Future of the Georgist Movement
Sanford J. Benjamin
[A response to W.R.B. Willcox. Reprinted
from Land and Freedom, January-February 1941]
Mr. W.R.B. Willcox's article, "A Challenge to Pessimism," I
gather, was partially intended as a refutation of my article, "The
Price of Freedom." It is not. It is but an example of the
confused thinking one falls into when a distinction between "landowners"
on the one hand and the "power to collect economic rent" on
the other hand is attempted. Actually, the two terms are identical,
because whoever collects the economic rent is the landowner, whether
it be the community or an individual. Thus Georgeists are a body of
land reformers, are a minority fighting landlordism.
The gist of Mr. Willcox's argument, however, is to be found in the
following statements, after each of which I append my answer:
"Why do Georgeists antagonize, or want to fight
landlords? Will there not of necessity always be landlords to
administer the land to which they hold titles?"
If Mr. Willcox means by "fighting" the landlords, the
teaching of the philosophy of Henry George, then the answer is
self-evident. If he means physical force, my answer is this: I have no
objection to that course provided the people want to take it because
the landlords block peaceful reform. As to the landlords being
indispensable to the collection of rent, as agents of the community,
they certainly are not. True, George said they might be used in that
function but so might anybody else. As a matter of fact, landowners of
huge estates employ agents to administer their investments. Thus, to
argue, as Mr. Willcox does, that titles to land will pacify
landowners, is to say the exiled aristocracy of past monarchies revel
in their titles when the truth of the matter is they are hopeful of
regaining their confiscated lands, of which their titles are "legal"
"Georgeists should know that the
claim ... weak as it is, is far stronger than that of the public. He
usually can submit a title deed in legal evidence of ownership,
which in most instances is more than the public can do."
Mr. Willcox might be interested to know that the Constitution of the
State of New York vests the land in the people's ownership, which is
not a bad start from a legal point of view. However, for a Georgeist
to admit the legality of a perpetuated fraud which is all the legal
aspect of the situation is to acknowledge the right of private
property in land, for how else is landlordism justified?
"If force is to be the arbiter in this case,
Georgeists should know that the decision will go to the landowners,
who have all of the legal, educational, financial and military power
in their hands; and that to oppose this power means persecution and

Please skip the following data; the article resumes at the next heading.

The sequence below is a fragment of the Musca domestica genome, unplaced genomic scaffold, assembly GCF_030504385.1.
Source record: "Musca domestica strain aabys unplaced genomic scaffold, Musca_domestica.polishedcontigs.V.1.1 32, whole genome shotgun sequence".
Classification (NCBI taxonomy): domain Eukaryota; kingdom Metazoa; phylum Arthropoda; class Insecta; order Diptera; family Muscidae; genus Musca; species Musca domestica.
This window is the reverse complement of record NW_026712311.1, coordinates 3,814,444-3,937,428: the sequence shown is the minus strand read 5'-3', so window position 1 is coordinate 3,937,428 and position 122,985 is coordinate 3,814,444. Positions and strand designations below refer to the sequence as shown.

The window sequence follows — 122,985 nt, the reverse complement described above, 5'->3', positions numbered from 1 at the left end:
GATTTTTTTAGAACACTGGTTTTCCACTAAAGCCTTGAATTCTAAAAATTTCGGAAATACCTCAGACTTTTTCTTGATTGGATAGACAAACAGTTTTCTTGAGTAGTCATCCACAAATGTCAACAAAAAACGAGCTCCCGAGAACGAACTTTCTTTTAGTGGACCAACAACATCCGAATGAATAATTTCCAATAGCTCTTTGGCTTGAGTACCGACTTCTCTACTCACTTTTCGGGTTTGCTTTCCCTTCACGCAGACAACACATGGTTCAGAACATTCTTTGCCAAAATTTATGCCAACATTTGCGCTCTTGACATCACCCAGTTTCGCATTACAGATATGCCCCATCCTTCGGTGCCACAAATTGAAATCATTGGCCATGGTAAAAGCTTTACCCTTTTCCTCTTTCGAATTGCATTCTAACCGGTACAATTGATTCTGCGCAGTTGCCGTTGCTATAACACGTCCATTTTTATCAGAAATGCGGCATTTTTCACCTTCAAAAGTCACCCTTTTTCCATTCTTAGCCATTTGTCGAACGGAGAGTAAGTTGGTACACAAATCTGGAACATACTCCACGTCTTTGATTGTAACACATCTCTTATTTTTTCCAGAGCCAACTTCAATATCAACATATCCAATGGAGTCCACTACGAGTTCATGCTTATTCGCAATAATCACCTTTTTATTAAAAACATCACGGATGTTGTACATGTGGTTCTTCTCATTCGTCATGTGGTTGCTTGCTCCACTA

Mr. Willcox, who claims to challenge the pessimists, should challenge
himself at this point, because if his statement is true we might just
as well tear up Progress and Poverty and deny that the people
desire to better their existence. Many influential colonists held Mr.
Willcox's view when debating the issue of independence or continued
subservience to England. The Tories who were the landowners opposed
independence, aided England in the struggle, and were deported to
Canada for their truculence their lands confiscated after the war. I
do not wish to imply that civil war is the only way to attain the
single tax society, but if that day should come if it will prove to be
the only efficacious manner of gaining our objective because the
landlords will have contrived a way to block peaceful reform it is
logical to believe the people will fight. In a sense, Mr. Willcox
answers the question himself when he says later on, "So
desperately do men want land that down through the ages, if not
otherwise to be had men have fought and still fight to possess the
land." Exactly. And I might add that men will continue to fight
until they realize that the single tax society is the only society in
which they will not have to fight in order to gain access to the land.
"Is it possible that ... Georgeists are becoming
merely another group such as socialists or communists blindly,
fanatically adhering to still another 'ism,' hypocritically
denouncing the evil doctrine of Karl Marx of the inevitability of a
class war between Labor and Capital, while ... propounding a
doctrine no less evil, the inevitability of a class war between
landlords and non-landlords...?"
Is it the method of achievement which interests Mr. Willcox, or the
validity of the Georgeist philosophy? Lastly I must take issue with
Mr. Willcox's implication that landlords are not at war with
non-landlords. Of course they are! If this were not so, what other
issues could be ascribed to the present war or any past war? (This is
not to justify Hitler's attempt to displace England as No. I land-
owner; his idea is displacement, not common property.) Why are there
depressions and poverty throughout the world if not for the wars the
landlords are constantly waging against the rest of mankind? Certainly
Georgeists are adhering "fanatically to still another "ism'-"